Jailed MP Ahmed Mahloof departed Tuesday afternoon to seek medical treatment in India for the second time in three months.
The independent lawmaker, who is serving a jail sentence of nearly 11 months on two counts of obstructing police duty, was granted a seven-day medical leave to seek treatment for persistent allergies.
Mahloof’s wife, Nazra Naseem, told the Maldives Independent that he will be treated with a three-dose course of an expensive injection called Xolair that needs to be administered every two weeks.
“It is used to treat the allergies that Mahloof is still suffering from. Both the doctors we showed before and local doctors recommended that course of treatment,” said Nazra, who is accompanying Mahloof on the trip along with the couple’s young daughter.
Mahloof was also granted a 10-day medical leave in early December to seek treatment for skin allergies, blurry eyesight, a broken arm and a stiff neck. He was authorised to seek treatment and undergo medical tests not available in the Maldives.
Mahloof was found guilty of scaling barricades and trying to enter the restricted Republic Square during an opposition protest on the night of March 25, 2015, and then of trying to “flee” from the police after a remand hearing at the criminal court on April 3, 2015.
Following his expulsion from the ruling party for “defaming” President Abdulla Yameen, Mahloof had been at the forefront of anti-government protests since early 2015.
His sentencing coincided with the first rally of the Maldives United Opposition in July last year. As the opposition coalition’s spokesman, he was also detained multiple times while trying to promote the rally in Malé.
Mahloof – who remains the representative for the Galolhu South constituency in Malé as his sentence does not exceed the one-year threshold that disqualifies a sitting MP – has issued several press statements from jail during the past month, criticising the judiciary, Yameen’s state of the nation address, and the change of burials from the capital to Hulhumalé.
He has also expressed concern over the lack of adequate medical treatment available for his fellow inmates at the high-security Maafushi jail. Some inmates have to wait for months to receive prescribed medication, he said.
As a result of psychological distress caused by alleged mistreatment, he said some inmates have “lost their minds”.
The Maldives Correctional Services’ spokesman declined to comment on Mahloof’s statement about prisons.
“We don’t do anything in jail that violates human dignity,” he insisted, adding that inmates are “always granted medical leave according to the procedures.”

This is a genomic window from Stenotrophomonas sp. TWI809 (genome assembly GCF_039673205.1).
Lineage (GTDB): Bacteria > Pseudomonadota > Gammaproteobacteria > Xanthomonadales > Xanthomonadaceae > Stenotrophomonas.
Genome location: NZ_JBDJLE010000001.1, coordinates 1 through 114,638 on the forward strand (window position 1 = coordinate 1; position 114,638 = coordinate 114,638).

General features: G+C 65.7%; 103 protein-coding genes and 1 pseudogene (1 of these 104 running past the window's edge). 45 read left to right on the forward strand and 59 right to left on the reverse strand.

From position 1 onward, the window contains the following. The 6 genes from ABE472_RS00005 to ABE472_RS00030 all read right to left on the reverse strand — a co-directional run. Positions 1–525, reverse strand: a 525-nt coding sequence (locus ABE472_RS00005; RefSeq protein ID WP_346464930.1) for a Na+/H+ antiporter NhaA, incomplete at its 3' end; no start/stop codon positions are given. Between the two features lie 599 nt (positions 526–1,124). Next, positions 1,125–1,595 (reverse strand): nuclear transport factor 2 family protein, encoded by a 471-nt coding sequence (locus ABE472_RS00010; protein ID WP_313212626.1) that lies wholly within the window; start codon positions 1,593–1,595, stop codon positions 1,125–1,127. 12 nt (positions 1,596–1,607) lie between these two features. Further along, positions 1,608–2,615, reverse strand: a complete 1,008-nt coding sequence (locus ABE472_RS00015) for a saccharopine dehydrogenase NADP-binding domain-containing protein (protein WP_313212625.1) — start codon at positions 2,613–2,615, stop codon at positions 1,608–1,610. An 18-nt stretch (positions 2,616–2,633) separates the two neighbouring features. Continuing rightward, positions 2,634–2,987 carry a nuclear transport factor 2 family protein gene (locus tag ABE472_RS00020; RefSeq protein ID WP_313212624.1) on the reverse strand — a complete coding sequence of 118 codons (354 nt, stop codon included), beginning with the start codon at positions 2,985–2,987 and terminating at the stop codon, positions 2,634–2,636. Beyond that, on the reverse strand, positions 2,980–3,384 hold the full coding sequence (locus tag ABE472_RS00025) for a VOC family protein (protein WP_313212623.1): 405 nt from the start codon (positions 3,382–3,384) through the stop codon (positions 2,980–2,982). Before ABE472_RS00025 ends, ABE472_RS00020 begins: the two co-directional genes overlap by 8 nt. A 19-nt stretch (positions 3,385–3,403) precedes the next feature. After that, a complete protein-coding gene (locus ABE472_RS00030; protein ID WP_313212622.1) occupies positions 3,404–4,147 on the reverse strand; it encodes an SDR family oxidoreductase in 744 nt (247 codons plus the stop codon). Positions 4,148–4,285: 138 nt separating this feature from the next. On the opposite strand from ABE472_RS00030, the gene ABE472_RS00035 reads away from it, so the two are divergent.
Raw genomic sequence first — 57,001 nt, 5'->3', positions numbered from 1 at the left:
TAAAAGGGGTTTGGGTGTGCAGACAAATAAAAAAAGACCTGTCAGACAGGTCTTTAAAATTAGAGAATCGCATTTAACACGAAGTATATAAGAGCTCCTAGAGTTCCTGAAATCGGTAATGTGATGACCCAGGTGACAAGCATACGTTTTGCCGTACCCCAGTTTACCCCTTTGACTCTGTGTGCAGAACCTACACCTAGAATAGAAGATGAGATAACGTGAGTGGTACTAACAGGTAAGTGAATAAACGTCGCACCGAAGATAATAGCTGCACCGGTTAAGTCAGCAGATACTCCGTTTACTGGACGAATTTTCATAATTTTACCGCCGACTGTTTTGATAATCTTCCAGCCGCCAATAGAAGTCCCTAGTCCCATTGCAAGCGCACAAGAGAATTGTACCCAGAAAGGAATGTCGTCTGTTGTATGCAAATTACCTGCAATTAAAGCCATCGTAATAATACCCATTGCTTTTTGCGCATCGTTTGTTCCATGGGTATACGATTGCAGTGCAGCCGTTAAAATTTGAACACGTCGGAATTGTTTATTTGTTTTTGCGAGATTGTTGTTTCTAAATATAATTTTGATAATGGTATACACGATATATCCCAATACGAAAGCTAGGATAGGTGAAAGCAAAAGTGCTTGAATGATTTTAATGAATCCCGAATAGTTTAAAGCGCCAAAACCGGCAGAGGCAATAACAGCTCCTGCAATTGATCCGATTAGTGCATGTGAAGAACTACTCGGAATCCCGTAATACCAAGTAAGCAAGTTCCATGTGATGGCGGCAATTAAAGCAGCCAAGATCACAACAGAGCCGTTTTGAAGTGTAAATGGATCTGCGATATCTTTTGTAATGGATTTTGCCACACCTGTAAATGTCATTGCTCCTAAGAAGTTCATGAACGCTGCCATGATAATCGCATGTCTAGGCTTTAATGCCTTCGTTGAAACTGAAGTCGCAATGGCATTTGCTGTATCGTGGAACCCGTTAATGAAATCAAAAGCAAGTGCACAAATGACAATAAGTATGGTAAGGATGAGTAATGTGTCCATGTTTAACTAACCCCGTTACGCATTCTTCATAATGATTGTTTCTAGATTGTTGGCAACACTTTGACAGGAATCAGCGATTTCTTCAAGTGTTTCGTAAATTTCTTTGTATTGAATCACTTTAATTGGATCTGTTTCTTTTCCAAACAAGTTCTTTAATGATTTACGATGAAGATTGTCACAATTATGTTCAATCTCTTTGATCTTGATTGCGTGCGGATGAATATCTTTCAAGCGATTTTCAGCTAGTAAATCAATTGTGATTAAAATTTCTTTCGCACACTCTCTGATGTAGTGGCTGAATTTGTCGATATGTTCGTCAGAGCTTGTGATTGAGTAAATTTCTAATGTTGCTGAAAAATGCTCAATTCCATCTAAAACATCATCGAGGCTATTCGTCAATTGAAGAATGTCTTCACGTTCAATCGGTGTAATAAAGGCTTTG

Mahloof also drew attention to five prison deaths since his incarceration last year.
In July, Ibrahim Naazih, an inmate serving a four-year sentence, died while undergoing treatment at the hospital. A month later, Moosa Naeem, 55, died of unknown causes at the Maafushi jail.
In the following month, Adam Ali, also aged 55, who was being held in pre-trial detention, died at a remand centre in Malé.
Hassan Zareer, 28, also died while awaiting trial in November. According to newspaper Mihaaru, he was kept in custody for two years.
In December, Ahmed Hassan, 55, was found dead by prison guards at the low-security Asseyri jail on the island of Himmafushi.
Both the human rights watchdog and an independent police oversight body launched investigations into the custodial deaths, but neither has published findings so far.
Mahloof also informed the media that former Vice President Ahmed Adeeb – jailed for 33 years on multiple counts of terrorism and corruption – has been held in solitary confinement for more than a year inside “a concrete hole exposed to the sun”.
Adeeb, whose cell is separated by a partition from Mahloof’s, has also been denied medical treatment, he alleged.
Former Prosecutor General Muhthaz Muhsin, who was jailed over an alleged plot to remove Yameen from power, along with death row inmates are also being held in similarly harsh conditions, Mahloof said.
The family of death row inmate Hussain Humam Ahmed has previously alleged mistreatment in prison, lodging numerous complaints with the Human Rights Commission of Maldives.
The spokesman of the prisons authority, however, insisted that Adeeb and others have received necessary medical treatment upon request.
“I am not aware he has been denied medical treatment,” he said.
The official declined to comment on the prison deaths.
Mahloof has meanwhile petitioned the UN Working Group on Arbitrary Detention, a specialised UN agency, to declare his imprisonment illegal.
In November, the Inter-Parliamentary Union called on the Maldivian authorities to transfer Mahloof to house arrest, declaring that it “fails to understand the justification for his conviction and sentence.”